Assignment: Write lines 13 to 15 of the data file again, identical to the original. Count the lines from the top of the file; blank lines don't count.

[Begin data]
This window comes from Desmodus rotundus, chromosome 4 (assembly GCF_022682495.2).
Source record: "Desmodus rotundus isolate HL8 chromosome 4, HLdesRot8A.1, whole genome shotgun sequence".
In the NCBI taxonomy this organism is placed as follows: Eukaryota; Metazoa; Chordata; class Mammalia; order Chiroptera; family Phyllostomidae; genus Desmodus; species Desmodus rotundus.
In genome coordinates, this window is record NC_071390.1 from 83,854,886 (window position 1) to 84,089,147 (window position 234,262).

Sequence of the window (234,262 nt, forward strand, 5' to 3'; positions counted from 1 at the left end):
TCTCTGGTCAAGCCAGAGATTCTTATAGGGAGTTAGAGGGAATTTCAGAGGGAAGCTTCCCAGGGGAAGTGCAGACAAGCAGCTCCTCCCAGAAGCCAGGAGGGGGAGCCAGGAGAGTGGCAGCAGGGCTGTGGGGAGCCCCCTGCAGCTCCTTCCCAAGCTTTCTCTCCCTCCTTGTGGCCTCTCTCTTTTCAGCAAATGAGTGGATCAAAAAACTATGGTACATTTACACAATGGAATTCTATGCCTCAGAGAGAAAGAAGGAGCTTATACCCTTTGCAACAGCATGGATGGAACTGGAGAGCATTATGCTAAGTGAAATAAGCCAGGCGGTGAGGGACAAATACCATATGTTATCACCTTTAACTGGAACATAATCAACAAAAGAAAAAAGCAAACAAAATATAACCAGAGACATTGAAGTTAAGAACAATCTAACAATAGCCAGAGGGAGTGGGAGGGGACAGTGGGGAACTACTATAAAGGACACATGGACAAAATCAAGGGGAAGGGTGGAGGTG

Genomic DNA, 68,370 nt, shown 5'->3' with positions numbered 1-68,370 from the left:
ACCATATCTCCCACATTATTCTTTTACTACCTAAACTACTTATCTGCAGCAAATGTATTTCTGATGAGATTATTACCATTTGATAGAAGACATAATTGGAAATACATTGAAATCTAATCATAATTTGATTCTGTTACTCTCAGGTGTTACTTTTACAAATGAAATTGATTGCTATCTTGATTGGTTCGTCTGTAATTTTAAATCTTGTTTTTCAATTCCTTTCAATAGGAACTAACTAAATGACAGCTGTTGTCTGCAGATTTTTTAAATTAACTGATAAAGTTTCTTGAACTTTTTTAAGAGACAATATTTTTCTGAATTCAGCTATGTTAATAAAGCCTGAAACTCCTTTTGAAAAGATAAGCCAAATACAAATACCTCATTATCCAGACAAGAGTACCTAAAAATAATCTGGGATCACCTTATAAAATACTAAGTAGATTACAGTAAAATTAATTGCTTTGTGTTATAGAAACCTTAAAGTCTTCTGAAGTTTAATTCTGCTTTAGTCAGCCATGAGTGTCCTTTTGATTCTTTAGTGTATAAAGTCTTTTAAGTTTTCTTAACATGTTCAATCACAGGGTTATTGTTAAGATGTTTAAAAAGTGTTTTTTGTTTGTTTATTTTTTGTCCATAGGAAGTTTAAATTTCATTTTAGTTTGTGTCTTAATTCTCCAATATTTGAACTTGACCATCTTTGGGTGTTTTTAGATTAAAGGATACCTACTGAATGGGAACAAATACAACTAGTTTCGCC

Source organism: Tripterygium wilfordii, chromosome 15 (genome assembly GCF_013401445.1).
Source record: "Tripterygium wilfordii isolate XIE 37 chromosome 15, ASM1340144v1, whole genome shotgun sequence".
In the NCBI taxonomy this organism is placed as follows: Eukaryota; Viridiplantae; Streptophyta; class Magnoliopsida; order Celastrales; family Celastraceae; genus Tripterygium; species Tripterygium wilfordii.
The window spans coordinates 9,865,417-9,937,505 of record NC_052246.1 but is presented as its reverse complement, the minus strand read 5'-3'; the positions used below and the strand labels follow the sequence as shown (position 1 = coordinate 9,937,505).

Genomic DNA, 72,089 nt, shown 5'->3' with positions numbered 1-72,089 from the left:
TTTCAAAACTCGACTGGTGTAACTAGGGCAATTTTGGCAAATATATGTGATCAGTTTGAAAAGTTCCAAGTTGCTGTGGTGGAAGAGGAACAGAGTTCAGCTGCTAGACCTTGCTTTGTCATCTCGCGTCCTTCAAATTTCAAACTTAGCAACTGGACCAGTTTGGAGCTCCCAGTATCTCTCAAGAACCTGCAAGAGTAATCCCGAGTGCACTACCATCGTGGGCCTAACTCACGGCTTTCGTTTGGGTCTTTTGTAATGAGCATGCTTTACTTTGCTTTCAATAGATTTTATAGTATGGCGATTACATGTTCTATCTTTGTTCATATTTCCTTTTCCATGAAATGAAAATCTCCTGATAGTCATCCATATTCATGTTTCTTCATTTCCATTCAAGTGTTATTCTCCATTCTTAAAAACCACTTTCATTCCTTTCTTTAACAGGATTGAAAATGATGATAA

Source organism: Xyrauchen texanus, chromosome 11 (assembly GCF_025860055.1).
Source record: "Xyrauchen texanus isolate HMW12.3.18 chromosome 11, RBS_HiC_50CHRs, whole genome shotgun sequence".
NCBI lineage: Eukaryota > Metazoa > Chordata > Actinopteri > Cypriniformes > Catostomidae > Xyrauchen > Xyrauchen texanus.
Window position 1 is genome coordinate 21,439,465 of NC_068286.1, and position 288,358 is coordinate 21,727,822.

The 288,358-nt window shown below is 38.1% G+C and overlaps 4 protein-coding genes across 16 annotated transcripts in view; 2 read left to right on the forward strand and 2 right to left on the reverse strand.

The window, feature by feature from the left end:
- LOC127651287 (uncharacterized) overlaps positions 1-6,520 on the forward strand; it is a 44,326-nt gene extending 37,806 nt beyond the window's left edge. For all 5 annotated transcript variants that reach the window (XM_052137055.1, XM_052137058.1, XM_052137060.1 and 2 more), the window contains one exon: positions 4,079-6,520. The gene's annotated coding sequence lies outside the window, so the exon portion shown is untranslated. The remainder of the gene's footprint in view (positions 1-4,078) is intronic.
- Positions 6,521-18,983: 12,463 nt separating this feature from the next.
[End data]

Genomic DNA, 72,089 nt, shown 5'->3' with positions numbered 1-72,089 from the left:
TTTCAAAACTCGACTGGTGTAACTAGGGCAATTTTGGCAAATATATGTGATCAGTTTGAAAAGTTCCAAGTTGCTGTGGTGGAAGAGGAACAGAGTTCAGCTGCTAGACCTTGCTTTGTCATCTCGCGTCCTTCAAATTTCAAACTTAGCAACTGGACCAGTTTGGAGCTCCCAGTATCTCTCAAGAACCTGCAAGAGTAATCCCGAGTGCACTACCATCGTGGGCCTAACTCACGGCTTTCGTTTGGGTCTTTTGTAATGAGCATGCTTTACTTTGCTTTCAATAGATTTTATAGTATGGCGATTACATGTTCTATCTTTGTTCATATTTCCTTTTCCATGAAATGAAAATCTCCTGATAGTCATCCATATTCATGTTTCTTCATTTCCATTCAAGTGTTATTCTCCATTCTTAAAAACCACTTTCATTCCTTTCTTTAACAGGATTGAAAATGATGATAA

Source organism: Xyrauchen texanus, chromosome 11 (assembly GCF_025860055.1).